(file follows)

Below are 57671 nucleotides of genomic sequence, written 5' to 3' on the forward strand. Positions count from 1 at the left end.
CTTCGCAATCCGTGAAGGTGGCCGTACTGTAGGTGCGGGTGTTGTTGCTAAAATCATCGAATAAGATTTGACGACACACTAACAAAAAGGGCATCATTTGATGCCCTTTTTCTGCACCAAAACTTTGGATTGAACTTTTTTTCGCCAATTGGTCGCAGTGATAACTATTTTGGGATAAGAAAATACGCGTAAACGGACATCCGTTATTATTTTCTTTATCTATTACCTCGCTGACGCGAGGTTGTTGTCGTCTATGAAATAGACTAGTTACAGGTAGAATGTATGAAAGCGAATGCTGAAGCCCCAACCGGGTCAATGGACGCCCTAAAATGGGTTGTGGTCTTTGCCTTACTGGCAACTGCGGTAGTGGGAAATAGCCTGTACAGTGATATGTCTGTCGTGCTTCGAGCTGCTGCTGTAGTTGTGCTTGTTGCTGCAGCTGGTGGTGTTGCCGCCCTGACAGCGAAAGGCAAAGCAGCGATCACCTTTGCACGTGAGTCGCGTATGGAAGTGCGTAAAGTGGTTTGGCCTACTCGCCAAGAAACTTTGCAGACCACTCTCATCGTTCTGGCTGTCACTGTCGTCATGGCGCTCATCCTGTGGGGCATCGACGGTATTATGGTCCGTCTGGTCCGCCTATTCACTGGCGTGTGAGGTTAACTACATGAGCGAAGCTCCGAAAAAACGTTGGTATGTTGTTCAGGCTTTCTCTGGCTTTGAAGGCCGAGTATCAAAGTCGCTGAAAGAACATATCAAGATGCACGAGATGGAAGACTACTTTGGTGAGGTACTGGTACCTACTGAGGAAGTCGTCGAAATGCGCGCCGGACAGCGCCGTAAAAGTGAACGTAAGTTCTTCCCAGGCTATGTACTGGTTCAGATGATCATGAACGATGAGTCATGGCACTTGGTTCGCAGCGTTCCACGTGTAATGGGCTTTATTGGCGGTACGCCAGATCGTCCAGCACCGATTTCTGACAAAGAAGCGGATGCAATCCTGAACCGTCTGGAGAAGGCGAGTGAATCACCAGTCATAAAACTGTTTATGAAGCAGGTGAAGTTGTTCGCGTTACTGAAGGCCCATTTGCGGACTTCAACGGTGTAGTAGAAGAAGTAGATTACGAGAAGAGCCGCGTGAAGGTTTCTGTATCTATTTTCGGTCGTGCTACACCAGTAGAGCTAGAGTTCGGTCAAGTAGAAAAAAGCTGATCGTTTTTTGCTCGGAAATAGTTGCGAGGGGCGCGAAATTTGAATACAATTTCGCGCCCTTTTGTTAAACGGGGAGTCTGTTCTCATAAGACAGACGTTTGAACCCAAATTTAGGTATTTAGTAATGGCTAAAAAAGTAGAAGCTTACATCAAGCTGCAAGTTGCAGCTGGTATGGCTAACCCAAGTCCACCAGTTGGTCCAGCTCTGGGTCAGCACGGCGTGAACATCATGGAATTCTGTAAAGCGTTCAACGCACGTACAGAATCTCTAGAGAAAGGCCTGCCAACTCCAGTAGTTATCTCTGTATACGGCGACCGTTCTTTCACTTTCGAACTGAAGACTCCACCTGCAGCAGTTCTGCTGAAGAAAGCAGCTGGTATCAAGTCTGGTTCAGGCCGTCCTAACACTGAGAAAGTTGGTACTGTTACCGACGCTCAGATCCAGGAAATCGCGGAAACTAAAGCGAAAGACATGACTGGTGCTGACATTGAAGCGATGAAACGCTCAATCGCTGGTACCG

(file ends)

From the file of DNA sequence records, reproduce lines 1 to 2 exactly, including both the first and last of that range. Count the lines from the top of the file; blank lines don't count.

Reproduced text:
Below are 57671 nucleotides of genomic sequence, written 5' to 3' on the forward strand. Positions count from 1 at the left end.
CTTCGCAATCCGTGAAGGTGGCCGTACTGTAGGTGCGGGTGTTGTTGCTAAAATCATCGAATAAGATTTGACGACACACTAACAAAAAGGGCATCATTTGATGCCCTTTTTCTGCACCAAAACTTTGGATTGAACTTTTTTTCGCCAATTGGTCGCAGTGATAACTATTTTGGGATAAGAAAATACGCGTAAACGGACATCCGTTATTATTTTCTTTATCTATTACCTCGCTGACGCGAGGTTGTTGTCGTCTATGAAATAGACTAGTTACAGGTAGAATGTATGAAAGCGAATGCTGAAGCCCCAACCGGGTCAATGGACGCCCTAAAATGGGTTGTGGTCTTTGCCTTACTGGCAACTGCGGTAGTGGGAAATAGCCTGTACAGTGATATGTCTGTCGTGCTTCGAGCTGCTGCTGTAGTTGTGCTTGTTGCTGCAGCTGGTGGTGTTGCCGCCCTGACAGCGAAAGGCAAAGCAGCGATCACCTTTGCACGTGAGTCGCGTATGGAAGTGCGTAAAGTGGTTTGGCCTACTCGCCAAGAAACTTTGCAGACCACTCTCATCGTTCTGGCTGTCACTGTCGTCATGGCGCTCATCCTGTGGGGCATCGACGGTATTATGGTCCGTCTGGTCCGCCTATTCACTGGCGTGTGAGGTTAACTACATGAGCGAAGCTCCGAAAAAACGTTGGTATGTTGTTCAGGCTTTCTCTGGCTTTGAAGGCCGAGTATCAAAGTCGCTGAAAGAACATATCAAGATGCACGAGATGGAAGACTACTTTGGTGAGGTACTGGTACCTACTGAGGAAGTCGTCGAAATGCGCGCCGGACAGCGCCGTAAAAGTGAACGTAAGTTCTTCCCAGGCTATGTACTGGTTCAGATGATCATGAACGATGAGTCATGGCACTTGGTTCGCAGCGTTCCACGTGTAATGGGCTTTATTGGCGGTACGCCAGATCGTCCAGCACCGATTTCTGACAAAGAAGCGGATGCAATCCTGAACCGTCTGGAGAAGGCGAGTGAATCACCAGTCATAAAACTGTTTATGAAGCAGGTGAAGTTGTTCGCGTTACTGAAGGCCCATTTGCGGACTTCAACGGTGTAGTAGAAGAAGTAGATTACGAGAAGAGCCGCGTGAAGGTTTCTGTATCTATTTTCGGTCGTGCTACACCAGTAGAGCTAGAGTTCGGTCAAGTAGAAAAAAGCTGATCGTTTTTTGCTCGGAAATAGTTGCGAGGGGCGCGAAATTTGAATACAATTTCGCGCCCTTTTGTTAAACGGGGAGTCTGTTCTCATAAGACAGACGTTTGAACCCAAATTTAGGTATTTAGTAATGGCTAAAAAAGTAGAAGCTTACATCAAGCTGCAAGTTGCAGCTGGTATGGCTAACCCAAGTCCACCAGTTGGTCCAGCTCTGGGTCAGCACGGCGTGAACATCATGGAATTCTGTAAAGCGTTCAACGCACGTACAGAATCTCTAGAGAAAGGCCTGCCAACTCCAGTAGTTATCTCTGTATACGGCGACCGTTCTTTCACTTTCGAACTGAAGACTCCACCTGCAGCAGTTCTGCTGAAGAAAGCAGCTGGTATCAAGTCTGGTTCAGGCCGTCCTAACACTGAGAAAGTTGGTACTGTTACCGACGCTCAGATCCAGGAAATCGCGGAAACTAAAGCGAAAGACATGACTGGTGCTGACATTGAAGCGATGAAACGCTCAATCGCTGGTACCG